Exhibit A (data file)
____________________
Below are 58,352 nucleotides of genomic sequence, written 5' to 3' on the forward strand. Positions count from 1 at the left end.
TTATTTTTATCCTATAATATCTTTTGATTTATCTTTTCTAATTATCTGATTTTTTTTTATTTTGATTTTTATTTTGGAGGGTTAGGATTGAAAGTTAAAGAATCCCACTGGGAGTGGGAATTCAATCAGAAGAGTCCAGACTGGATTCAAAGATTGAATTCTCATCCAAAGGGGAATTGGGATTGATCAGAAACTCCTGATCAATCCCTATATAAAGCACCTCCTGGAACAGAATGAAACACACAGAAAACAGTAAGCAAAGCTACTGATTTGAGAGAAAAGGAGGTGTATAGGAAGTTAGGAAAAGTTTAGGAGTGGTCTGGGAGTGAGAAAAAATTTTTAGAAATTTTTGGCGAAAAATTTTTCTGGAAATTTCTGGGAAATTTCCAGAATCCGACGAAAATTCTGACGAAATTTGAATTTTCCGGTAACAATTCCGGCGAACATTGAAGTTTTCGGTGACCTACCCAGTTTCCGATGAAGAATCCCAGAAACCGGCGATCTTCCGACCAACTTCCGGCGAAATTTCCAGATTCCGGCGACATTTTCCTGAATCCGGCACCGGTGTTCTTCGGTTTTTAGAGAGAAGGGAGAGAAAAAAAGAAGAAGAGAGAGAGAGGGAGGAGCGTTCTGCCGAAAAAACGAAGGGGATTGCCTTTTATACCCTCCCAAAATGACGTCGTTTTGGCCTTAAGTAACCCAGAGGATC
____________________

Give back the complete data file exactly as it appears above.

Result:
Below are 58,352 nucleotides of genomic sequence, written 5' to 3' on the forward strand. Positions count from 1 at the left end.
TTATTTTTATCCTATAATATCTTTTGATTTATCTTTTCTAATTATCTGATTTTTTTTTATTTTGATTTTTATTTTGGAGGGTTAGGATTGAAAGTTAAAGAATCCCACTGGGAGTGGGAATTCAATCAGAAGAGTCCAGACTGGATTCAAAGATTGAATTCTCATCCAAAGGGGAATTGGGATTGATCAGAAACTCCTGATCAATCCCTATATAAAGCACCTCCTGGAACAGAATGAAACACACAGAAAACAGTAAGCAAAGCTACTGATTTGAGAGAAAAGGAGGTGTATAGGAAGTTAGGAAAAGTTTAGGAGTGGTCTGGGAGTGAGAAAAAATTTTTAGAAATTTTTGGCGAAAAATTTTTCTGGAAATTTCTGGGAAATTTCCAGAATCCGACGAAAATTCTGACGAAATTTGAATTTTCCGGTAACAATTCCGGCGAACATTGAAGTTTTCGGTGACCTACCCAGTTTCCGATGAAGAATCCCAGAAACCGGCGATCTTCCGACCAACTTCCGGCGAAATTTCCAGATTCCGGCGACATTTTCCTGAATCCGGCACCGGTGTTCTTCGGTTTTTAGAGAGAAGGGAGAGAAAAAAAGAAGAAGAGAGAGAGAGGGAGGAGCGTTCTGCCGAAAAAACGAAGGGGATTGCCTTTTATACCCTCCCAAAATGACGTCGTTTTGGCCTTAAGTAACCCAGAGGATC